logos, symbols, and ligatures (RE: Encoding Personal Use Ideographs)

From: Philippe Verdy (verdy_p@wanadoo.fr)
Date: Sat Nov 03 2007 - 22:10:02 CST

  • Next message: James Kass: "Re: logos, symbols, and ligatures (RE: Encoding Personal Use Ideographs)"

    James Kass wrote:
    > ZWJ requests a more joined form from the rendering system
    > if one is available.
    > Consider "ASSOCIATED PRESS SYMBOL", which is essentially a
    > typographic ligature of "A" and "P".
    > Would inserting a ZWJ between an "A" and a "P" in order to
    > get a ligature of "AP" to use for representing that symbol
    > in plain text be a Bad Thing?

    There's a big difference between your example and a true ligature: ligatures
    when they are enabled in a font style, do not change the semantic of the
    characters they are representing; they can also be used freely almost every
    where, independently of the context of surrounding letters. And they don't
    prohibit a line break between the letters, if this ligature is joining two
    syllables (for example the ligature of "ffi" or "ffl" does not prohibit the
    syllable break between the two f; the linebreak does not occur between "f"
    and "i" or "l", just because there's no syllable break.

    In the "AP" symbol, it will be inappropriate for use in any word also
    containing the two letters "AP". This is in fact an unbreakable logo that is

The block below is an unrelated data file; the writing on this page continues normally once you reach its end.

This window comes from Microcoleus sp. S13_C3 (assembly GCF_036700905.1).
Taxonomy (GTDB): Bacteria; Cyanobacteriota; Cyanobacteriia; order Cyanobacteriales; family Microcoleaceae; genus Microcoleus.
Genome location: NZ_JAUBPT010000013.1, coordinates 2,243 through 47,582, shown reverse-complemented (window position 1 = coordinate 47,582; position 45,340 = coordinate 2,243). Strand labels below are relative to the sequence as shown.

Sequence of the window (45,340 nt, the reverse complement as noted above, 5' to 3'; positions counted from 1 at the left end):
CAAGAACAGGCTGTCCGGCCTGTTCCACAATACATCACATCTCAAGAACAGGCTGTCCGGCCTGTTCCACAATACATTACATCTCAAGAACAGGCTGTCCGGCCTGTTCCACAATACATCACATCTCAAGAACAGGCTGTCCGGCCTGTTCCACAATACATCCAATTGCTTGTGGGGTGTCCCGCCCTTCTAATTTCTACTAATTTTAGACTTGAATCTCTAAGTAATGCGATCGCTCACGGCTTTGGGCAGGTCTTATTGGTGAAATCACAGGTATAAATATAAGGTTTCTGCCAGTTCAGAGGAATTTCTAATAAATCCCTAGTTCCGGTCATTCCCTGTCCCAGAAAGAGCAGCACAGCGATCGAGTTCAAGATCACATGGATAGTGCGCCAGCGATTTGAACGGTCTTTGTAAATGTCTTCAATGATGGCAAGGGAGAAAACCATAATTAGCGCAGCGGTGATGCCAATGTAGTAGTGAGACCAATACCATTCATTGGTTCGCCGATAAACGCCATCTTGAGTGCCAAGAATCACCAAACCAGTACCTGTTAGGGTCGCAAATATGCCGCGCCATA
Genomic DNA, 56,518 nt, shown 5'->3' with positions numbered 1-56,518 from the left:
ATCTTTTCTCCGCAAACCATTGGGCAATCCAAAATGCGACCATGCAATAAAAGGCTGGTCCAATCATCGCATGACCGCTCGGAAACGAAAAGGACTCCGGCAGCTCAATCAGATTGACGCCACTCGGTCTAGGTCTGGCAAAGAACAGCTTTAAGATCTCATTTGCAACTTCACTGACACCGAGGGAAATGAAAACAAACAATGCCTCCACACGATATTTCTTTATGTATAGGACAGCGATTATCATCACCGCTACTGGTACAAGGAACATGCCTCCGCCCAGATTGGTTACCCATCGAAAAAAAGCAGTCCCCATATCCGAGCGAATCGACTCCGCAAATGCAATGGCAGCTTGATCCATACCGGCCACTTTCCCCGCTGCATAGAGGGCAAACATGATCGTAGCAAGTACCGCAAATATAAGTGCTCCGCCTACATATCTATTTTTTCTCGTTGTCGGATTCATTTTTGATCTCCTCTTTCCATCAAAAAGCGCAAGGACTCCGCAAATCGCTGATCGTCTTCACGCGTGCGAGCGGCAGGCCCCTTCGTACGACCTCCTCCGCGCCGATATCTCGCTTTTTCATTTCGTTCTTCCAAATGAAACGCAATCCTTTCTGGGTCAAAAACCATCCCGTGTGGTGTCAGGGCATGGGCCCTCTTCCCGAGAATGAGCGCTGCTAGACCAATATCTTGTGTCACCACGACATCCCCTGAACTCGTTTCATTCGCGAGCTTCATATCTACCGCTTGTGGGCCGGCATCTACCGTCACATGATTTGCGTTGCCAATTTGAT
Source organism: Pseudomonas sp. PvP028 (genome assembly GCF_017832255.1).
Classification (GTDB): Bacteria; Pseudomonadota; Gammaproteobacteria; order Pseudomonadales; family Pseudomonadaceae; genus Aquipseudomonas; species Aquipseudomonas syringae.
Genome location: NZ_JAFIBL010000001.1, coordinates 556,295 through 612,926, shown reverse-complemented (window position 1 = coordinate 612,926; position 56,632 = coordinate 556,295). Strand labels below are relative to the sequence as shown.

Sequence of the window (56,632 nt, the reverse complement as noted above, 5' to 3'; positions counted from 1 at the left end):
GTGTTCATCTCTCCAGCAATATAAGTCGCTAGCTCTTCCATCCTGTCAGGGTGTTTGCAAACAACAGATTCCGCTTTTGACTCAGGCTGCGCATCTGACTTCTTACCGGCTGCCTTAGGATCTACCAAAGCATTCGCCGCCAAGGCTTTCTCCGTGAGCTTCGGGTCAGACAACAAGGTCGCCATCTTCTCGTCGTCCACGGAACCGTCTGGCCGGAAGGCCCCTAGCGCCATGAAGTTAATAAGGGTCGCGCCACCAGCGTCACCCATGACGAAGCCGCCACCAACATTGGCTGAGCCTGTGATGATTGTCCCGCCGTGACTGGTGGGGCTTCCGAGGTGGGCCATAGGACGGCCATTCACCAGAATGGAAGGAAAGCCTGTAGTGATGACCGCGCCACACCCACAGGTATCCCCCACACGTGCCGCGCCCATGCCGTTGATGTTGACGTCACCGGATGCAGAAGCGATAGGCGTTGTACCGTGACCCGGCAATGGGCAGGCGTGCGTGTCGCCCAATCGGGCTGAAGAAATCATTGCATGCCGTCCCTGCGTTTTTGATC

formed from the initials of the organization. So this is not a ligature; if
    it was encoded, it should be usable for any words, not just by Associated
    Press that has registered it as a logographic trademark. So as long as this
    is protected by Associated Press, and there's no other legal occurrence of
    this ligature in actual texts without any forced link to Associated Press,
    there's NO chance it will be encoded.

    A font that would be designed to contain the ligature would propably violate
    the Associated Press copyright and trademark on its logo; that's the same
    issue with the Apple logo, despite it is used in its legacy 8-bit charset
    encodings: it is then mapped to a PUA, and the implementation of the glyph
    in a font requires a permission by Apple.

    The same would be said about the Windows logo used on PC keyboards and in
    documentations, however there's an Unicode-encoded glyph that is very close
    to it (the Unicode version is a black diamond with a thin white cross
    splitting it into 4 equal squares). The Windows logo is not even present in
    any font shipped with Windows.

    On the opposite, the glyphs found in the "Marlett" font for Windows (used to
    build GUI interface decorations and elements like: radio buttons,
    checkboxes, or slider buttons, or icon buttons at the corner of GUI windows
    and dialogs) are quite generic, and could be encoded as generic symbols, as
    they are not trademarks (some of them are already encoded, but the "Marlett"
    font is not Unicode encoded, but just mapped on a specific 8-bit symbol
    charset. They were inserted in a font, just because it's a convenient
    distribution format for resizable vectorized glyphs, and they can be
    rendered with the existing OpenType renderer, including for creating 3D
    effects like shadows; they allow these control buttons of the GUI to be
    easily resized, without requiring many bitmaps at various resolutions.

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